“At the beginning of 2000, there were only 900 Spanish speakers in Nova Scotia. It was unusual to hear someone on the street speaking Spanish in Halifax. The cultural diversity was limited. There was not an organization that promoted or celebrated the Hispanic culture in many of their manifestations. So, we said, ‘Let’s start one, let’s unify efforts in one organization and celebrate together our diversity and our culture’,” Dam-Mazzi explains. 

The initial idea was to gather for the July 28 Independence Day in Peru to celebrate not just Peruvian but all the other Latin American cultures. Dam-Mazzi reached out to her connections at Dalhousie to find a venue and the event was a success.

It was the seed from which Latispánica Cultural Association bloomed, officially registering as a non-profit organization in 2012.

The founding group had about 10 members from Peru, Mexico, Colombia, Cuba, Venezuela and Costa Rica. The group focused on traditional dances first, expanding later to workshops, movie events, cooking classes, poetry workshops, crafts and traditional festivities that characterize most of the Latin American countries, showcasing something other than the ballroom dances that Latin America might be better known for.  

“We wanted to distant ourselves from groups teaching ballroom dances like salsa, bachata and merengue, we didn’t want to stereotype the Latin American culture but to open people’s minds and show there’s much more,” Dam-Mazzi explains. “For our children, who grew up in Canada, to understand where they were coming from, what is their heritage, to build a connection, and also to educate the Haligonian population who, for the most part, not generalizing, didn’t know anything about the vast variety of Latin American culture.”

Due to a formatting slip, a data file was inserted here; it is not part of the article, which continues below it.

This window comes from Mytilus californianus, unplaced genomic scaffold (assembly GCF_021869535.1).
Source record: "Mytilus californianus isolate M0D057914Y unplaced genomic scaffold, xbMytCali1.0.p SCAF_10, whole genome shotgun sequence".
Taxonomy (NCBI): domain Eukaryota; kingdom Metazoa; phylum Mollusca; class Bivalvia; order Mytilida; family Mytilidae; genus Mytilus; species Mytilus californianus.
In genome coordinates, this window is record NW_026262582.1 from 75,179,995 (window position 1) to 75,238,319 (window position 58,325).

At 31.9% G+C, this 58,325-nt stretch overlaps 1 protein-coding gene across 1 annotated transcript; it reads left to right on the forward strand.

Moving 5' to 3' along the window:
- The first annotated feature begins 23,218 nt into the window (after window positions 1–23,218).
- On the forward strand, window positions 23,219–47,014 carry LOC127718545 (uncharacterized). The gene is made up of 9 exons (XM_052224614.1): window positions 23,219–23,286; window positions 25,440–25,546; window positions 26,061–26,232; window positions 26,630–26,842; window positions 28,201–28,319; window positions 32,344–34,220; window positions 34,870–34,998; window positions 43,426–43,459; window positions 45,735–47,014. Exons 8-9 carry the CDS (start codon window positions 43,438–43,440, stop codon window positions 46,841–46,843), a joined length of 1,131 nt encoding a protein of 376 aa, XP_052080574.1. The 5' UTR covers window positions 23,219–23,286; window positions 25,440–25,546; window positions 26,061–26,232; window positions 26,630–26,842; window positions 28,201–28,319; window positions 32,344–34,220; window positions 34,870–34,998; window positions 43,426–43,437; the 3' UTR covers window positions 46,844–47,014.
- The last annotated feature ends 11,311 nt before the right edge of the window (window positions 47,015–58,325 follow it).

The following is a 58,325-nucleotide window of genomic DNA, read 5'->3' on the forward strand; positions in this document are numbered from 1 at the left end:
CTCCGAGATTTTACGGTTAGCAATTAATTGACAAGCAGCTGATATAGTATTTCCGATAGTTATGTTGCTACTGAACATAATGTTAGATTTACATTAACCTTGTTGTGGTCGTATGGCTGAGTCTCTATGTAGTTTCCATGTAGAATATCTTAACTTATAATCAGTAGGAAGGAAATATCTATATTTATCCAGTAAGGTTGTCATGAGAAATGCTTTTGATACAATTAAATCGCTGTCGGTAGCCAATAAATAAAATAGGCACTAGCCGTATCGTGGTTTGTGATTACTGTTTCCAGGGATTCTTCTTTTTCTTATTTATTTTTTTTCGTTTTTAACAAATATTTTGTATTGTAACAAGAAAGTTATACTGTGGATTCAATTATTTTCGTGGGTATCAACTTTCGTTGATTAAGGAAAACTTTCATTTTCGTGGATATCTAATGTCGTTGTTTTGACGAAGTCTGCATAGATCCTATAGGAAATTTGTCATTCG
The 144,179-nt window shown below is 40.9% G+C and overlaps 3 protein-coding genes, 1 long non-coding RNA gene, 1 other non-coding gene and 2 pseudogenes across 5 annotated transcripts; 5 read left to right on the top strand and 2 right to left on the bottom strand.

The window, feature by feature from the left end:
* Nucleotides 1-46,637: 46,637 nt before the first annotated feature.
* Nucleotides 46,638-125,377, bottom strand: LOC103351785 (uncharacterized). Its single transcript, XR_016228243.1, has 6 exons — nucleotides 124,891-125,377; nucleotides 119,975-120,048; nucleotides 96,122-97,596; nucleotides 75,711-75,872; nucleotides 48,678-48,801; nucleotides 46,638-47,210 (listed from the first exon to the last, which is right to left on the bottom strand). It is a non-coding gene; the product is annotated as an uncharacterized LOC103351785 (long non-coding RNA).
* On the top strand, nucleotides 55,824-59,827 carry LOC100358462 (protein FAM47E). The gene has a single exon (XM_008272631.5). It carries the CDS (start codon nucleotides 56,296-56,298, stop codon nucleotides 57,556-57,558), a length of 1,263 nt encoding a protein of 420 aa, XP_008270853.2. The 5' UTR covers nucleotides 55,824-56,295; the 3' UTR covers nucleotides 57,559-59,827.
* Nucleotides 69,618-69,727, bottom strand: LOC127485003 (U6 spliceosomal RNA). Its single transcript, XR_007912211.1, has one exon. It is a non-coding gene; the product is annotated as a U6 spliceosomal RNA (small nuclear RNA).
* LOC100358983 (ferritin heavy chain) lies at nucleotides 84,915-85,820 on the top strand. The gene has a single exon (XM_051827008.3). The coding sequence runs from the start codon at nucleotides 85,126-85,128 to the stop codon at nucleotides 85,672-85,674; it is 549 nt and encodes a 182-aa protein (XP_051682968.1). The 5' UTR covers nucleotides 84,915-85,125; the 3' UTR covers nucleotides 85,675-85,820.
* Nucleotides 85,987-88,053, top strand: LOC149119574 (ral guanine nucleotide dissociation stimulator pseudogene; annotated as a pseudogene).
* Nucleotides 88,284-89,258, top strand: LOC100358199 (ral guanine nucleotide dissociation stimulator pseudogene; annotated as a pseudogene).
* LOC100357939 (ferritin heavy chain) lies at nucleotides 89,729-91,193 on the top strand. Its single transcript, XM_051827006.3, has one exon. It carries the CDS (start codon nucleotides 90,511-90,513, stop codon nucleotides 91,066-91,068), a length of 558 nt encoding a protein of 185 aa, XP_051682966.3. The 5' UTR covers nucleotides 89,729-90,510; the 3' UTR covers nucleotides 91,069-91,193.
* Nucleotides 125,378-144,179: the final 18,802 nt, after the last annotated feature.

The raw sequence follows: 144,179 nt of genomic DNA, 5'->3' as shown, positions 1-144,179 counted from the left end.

Latispánica also has an important fundraising element in order to support those in need in both Latin America and Nova Scotia. In the 10 years of activity, the association has hosted Gala Latina, raising funds for different NGOs that support children who suffer from economic and social difficulties in Peru, Mexico, Guatemala, Argentina and also here in Halifax.

Pérez says the organization has been well received by the local community. “From the foundation of Latispánica, we became better known and we are always invited in most of the cultural events in Halifax to perform our traditional dances. That is also an activity that we do during the year.” Their performances include dances like the Colombian cumbia La Pollera Colora, the Paraguayan Pájaro campana, the Mexican Jarabe Tapatío, the Nicaraguan Palo de mayo, the Bolivian Saya or the Peruvian Marinera that they performed at The Top 25 Immigrants In The Maritimes gala in 2017